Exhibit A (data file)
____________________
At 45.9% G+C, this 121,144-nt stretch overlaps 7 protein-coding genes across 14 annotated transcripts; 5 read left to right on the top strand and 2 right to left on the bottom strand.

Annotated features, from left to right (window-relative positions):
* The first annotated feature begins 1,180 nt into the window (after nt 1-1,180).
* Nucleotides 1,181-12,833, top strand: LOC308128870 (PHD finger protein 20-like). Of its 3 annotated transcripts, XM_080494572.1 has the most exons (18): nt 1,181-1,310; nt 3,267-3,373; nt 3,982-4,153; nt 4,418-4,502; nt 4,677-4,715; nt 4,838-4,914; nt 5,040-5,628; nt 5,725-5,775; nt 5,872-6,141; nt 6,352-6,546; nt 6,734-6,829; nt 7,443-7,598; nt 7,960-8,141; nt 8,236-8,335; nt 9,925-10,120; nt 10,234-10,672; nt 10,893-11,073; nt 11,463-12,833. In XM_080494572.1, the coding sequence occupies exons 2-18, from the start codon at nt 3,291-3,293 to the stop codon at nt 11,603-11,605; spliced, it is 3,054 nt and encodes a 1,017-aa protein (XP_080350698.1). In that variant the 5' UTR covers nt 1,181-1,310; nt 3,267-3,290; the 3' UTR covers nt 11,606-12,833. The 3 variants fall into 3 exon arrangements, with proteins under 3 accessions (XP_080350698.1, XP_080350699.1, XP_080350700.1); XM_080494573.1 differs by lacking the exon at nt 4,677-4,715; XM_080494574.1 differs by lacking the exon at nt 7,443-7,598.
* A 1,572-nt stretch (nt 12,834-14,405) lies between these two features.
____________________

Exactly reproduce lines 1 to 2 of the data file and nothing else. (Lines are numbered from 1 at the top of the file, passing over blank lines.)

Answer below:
At 45.9% G+C, this 121,144-nt stretch overlaps 7 protein-coding genes across 14 annotated transcripts; 5 read left to right on the top strand and 2 right to left on the bottom strand.

Annotated features, from left to right (window-relative positions):